These kind of explorative and collaborative experiences help to keep the visitors interested and create a much more interesting way to connect to the content presented.
The second prototype is the labyrinth. The VR user is placed in a digital maze, trying to get to a pillar of light that can be seen when looking up.
The problem: Walls are blocking the way that can’t be overcome alone.
The users that aren’t in VR have a physical representation of the labyrinth, consisting of cards, in front of them. The cards have different types of paths printed on them and can be moved. But as the normal users don’t know where the player in VR nor the pillar of light is placed in the labyrinth they have to start collaborating.
To “win” the game the players now have to start communicating with each other, describing where they are in the labyrinth and what they are seeing so the player with the maze map can start to figure out where the player in VR is located and where the goal is.
Once they figured out where the VR-user is, the real world player can start to move the cards around to remove walls blocking the way.
This directly translates to the digital maze, shaping the digital world, possibly opening new ways for the VR user.
Again this is a great way to create collaboration this time using real objects the user can interact to create and change a digital world. This is easily expanded and adapted to different topics and themes, allowing the users in the real world to shape and create (information) worlds for the user in VR.
These two prototypes show that VR experiences don’t have to be a single user experience. People around the VR user can be integrated and don’t have to just wait.
Creating meaningful interaction, so both sides feel like their actions are useful, is very important, especially for the persons not in VR. As you don’t want them to feel like they are getting the short end of the stick.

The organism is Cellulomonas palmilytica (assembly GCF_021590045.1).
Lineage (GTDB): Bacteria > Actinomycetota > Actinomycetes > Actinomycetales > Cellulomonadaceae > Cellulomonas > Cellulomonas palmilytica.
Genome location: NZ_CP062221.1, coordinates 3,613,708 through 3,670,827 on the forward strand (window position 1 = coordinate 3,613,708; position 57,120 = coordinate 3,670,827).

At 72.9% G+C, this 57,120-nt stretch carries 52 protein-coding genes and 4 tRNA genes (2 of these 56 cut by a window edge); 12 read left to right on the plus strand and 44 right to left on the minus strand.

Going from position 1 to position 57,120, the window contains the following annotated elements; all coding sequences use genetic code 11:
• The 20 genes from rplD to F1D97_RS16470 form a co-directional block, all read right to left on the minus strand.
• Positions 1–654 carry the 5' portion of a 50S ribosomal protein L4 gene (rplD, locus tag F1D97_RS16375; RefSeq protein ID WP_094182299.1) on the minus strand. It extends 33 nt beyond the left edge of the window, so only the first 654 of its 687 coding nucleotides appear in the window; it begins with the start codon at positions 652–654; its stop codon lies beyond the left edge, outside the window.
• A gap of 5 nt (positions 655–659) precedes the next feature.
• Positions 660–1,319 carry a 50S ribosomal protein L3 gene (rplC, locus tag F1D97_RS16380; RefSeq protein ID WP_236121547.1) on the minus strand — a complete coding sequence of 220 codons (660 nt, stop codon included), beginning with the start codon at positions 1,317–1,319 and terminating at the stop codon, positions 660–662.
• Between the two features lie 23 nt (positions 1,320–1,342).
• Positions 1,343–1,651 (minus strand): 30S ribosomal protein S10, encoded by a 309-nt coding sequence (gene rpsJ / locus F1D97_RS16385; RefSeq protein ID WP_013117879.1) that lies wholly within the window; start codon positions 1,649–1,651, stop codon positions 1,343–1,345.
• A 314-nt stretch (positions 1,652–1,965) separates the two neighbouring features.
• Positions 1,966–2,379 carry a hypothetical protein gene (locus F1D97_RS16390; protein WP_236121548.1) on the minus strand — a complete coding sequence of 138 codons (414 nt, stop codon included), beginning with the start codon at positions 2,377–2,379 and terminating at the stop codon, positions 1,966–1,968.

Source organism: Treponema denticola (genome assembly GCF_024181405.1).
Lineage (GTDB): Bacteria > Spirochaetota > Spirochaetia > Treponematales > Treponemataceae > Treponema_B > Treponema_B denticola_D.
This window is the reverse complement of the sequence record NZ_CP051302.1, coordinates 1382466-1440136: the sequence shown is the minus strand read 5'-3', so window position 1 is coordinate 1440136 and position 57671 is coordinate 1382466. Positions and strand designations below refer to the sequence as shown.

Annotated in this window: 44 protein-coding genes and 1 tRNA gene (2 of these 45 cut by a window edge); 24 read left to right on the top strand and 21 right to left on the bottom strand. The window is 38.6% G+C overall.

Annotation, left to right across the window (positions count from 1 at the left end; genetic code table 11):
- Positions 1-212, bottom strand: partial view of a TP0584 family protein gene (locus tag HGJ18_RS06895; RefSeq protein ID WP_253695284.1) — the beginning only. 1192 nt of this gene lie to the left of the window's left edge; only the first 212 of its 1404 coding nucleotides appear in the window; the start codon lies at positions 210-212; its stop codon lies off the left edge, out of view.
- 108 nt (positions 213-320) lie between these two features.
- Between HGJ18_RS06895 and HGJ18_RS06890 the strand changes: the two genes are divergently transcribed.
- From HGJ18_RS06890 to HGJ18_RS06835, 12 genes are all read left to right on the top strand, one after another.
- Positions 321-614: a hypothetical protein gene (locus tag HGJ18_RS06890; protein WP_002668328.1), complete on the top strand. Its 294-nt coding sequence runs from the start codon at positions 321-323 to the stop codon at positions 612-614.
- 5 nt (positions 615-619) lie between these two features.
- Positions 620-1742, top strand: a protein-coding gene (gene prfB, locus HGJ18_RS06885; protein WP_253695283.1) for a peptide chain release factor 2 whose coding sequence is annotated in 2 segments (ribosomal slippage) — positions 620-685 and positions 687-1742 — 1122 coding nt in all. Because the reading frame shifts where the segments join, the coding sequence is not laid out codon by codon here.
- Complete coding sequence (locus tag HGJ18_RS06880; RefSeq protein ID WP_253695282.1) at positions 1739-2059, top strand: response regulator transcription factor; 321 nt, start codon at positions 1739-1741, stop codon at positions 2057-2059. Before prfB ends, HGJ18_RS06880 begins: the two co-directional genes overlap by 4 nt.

It is also important to note, that these interactions aren’t limited to games, as the interplay between the worlds could be used to convey any information.
The technical setup was really interesting for us, as we needed to connect and combine a lot of our skills and techniques to rapidly create these prototypes.
On the digital side we used the Unreal Engine providing us with great tools to create the VR environment and the digital interactions.
We then connected the Unreal Engine to a node.js server. This opened up almost infinite possibilities of connecting hardware and peripherals.
For the Stranger Things prototype an Arduino Mega is used on the hardware side of things. It controlls a strip of Adafruit Neo Pixels that can be adressed individually. Allowing the user to touch the wall to light up the lamps was made possible by creating a “simple” capacitive touch with aluminium foil behind the wallpaper under the letters. Wired to the Arduino it allows us to recognize changes in the electric fields of the foil and therefore recognizing a touch.
The Labyrinth on the other hand uses an optical tracking. Fiducial markers are glued under the labyrinth cards and tracked by reactivision
This allows us to get the position, rotation and ID of each card needed to create the reactive virtual maze. The node.js server then sends the data to the Unreal Engine where we directly use it to set the position of the digital pieces.
We hope this insight into the development of the VR prototypes was interesting for you.
They were a great possibility for us to check out new technologies and see if we could find ways to expand them to make them more viable in new areas and under new circumstances.
You want more information? Just message us!